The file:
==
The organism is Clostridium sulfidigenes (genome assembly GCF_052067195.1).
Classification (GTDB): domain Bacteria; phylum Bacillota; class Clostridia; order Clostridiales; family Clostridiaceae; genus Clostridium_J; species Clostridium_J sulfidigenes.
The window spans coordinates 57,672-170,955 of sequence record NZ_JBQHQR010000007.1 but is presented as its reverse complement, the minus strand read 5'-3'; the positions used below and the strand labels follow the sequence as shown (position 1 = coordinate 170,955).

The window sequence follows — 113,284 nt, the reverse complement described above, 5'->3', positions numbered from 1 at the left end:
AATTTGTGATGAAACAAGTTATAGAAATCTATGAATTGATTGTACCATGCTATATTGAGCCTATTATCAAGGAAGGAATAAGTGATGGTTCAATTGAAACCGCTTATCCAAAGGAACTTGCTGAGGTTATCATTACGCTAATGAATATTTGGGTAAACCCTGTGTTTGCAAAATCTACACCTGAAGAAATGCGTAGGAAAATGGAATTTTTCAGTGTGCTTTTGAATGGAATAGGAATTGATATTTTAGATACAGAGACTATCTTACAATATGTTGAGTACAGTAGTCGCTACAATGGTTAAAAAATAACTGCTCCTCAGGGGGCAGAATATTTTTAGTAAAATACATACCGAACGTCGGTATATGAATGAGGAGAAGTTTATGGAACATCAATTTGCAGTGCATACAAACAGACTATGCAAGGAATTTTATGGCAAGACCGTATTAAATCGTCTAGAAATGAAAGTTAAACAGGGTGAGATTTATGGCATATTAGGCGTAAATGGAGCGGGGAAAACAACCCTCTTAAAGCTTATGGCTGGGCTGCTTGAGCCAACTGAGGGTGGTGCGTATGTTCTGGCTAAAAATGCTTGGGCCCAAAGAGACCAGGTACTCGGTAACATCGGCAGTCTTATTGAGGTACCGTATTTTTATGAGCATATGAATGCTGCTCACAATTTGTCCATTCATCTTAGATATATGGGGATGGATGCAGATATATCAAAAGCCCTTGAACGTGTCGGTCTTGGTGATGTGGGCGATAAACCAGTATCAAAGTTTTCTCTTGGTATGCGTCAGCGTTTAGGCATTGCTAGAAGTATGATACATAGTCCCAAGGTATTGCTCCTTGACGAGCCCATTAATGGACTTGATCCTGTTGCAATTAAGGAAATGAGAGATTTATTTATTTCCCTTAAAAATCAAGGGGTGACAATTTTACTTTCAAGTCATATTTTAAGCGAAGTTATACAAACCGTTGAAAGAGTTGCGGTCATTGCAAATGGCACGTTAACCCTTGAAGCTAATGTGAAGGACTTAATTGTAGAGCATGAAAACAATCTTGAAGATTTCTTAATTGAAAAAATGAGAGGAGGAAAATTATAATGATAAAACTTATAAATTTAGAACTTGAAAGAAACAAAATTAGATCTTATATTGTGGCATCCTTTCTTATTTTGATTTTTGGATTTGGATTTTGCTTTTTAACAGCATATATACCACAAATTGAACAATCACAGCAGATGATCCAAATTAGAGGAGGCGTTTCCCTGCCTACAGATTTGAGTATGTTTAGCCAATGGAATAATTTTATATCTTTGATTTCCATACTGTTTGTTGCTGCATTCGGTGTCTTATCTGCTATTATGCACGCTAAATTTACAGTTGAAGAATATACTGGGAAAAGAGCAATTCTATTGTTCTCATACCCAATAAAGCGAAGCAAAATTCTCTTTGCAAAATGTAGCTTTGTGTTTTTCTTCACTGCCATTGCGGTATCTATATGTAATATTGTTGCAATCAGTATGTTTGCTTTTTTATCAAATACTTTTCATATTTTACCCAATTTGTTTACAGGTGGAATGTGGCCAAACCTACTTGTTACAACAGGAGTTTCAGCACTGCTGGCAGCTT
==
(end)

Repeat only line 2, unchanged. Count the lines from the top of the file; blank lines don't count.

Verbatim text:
Classification (GTDB): domain Bacteria; phylum Bacillota; class Clostridia; order Clostridiales; family Clostridiaceae; genus Clostridium_J; species Clostridium_J sulfidigenes.